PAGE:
Benefits of Being Compassionate.

Being compassionate and making it part of your lifestyle leads you to greater psychological and physical well-being. Several studies indicated that being compassionate towards others and the act of giving makes humans as happy as the act of receiving. Jordan Grafman, a neuroscientist at the National Institute of Health, headed a brain-imaging study. In the study, they found that the part of the brain that gets activated by any pleasure experience is equally active when we do something compassionate for others. In another study conducted by Elizabeth Dunn at the University of British Columbia, it was revealed that how the act of giving makes humans happy. The participants were divided into two groups, they were given an equal amount of money. One group was asked to spend money on themselves, and the other group was told to spend it on others. In the end, the participants who spent their sum of money on others were substantially happier than the other participants who spent it on themselves.

Getting support and help.

Apart from all the simple practices discussed above, you can get support and help for your emotional well-being once you are ready and willing. Our counsellors at Avery Therapy Centre are trained in supporting people in developing their ability to be compassionate and self-compassionate through respectful, gentle, and effective processes. These processes involve a combination of talk therapy, somatic/body-based practices, and gentle mindfulness techniques. Other resources are brought in to strengthen your understanding and capacity for self-compassion, such as at-home exercises, books, journaling, and video resources.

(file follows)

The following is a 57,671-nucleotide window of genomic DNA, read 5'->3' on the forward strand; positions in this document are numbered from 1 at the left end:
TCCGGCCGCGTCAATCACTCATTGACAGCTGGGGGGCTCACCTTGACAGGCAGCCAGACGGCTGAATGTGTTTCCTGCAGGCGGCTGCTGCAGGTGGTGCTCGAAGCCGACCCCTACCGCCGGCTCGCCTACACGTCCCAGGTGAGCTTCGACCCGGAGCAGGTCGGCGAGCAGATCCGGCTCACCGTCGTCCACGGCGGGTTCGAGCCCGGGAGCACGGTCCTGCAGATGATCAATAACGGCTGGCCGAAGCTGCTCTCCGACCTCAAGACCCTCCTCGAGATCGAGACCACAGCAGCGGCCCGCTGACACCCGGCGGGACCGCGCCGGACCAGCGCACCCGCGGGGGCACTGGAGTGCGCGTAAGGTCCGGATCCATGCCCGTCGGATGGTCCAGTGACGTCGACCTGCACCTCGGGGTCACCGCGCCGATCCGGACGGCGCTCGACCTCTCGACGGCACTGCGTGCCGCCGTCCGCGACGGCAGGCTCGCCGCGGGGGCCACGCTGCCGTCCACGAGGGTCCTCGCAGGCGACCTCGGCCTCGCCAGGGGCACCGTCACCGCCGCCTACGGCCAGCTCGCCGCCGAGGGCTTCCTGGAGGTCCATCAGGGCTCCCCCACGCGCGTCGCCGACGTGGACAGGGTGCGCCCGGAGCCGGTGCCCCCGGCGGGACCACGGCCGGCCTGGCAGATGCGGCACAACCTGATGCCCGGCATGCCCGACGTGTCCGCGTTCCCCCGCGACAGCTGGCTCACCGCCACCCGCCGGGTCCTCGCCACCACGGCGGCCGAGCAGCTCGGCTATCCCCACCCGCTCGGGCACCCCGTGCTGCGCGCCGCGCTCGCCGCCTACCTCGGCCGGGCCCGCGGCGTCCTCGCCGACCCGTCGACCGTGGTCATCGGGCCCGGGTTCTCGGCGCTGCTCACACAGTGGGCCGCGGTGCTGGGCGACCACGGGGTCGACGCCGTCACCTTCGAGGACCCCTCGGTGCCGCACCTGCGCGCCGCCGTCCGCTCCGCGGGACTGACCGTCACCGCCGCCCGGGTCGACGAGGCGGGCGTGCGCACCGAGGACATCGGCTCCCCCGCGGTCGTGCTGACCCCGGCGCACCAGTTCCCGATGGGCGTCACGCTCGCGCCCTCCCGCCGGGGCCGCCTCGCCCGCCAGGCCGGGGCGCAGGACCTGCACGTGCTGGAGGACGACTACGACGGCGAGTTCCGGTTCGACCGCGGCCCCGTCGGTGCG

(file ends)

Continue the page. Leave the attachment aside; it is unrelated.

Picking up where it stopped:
Counselling and Therapists in Vancouver.

If you live in Vancouver and are looking for a counsellor, Avery Therapy Centre can support you in your counselling journey. We care about your mental well-being and offer low-cost and affordable counselling in Vancouver and online as well. Avery Therapy Centre understands that seeing a therapist can be overwhelming for many people. But to achieve self-understanding, self-compassion and compassion, and insight, you need to take this first step to reach for counselling. Avery Therapy Centre offers registered and qualified counsellors to support you through challenges like anxiety and depression. Low-cost counselling, as mentioned earlier, is also provided at Avery Therapy Centre.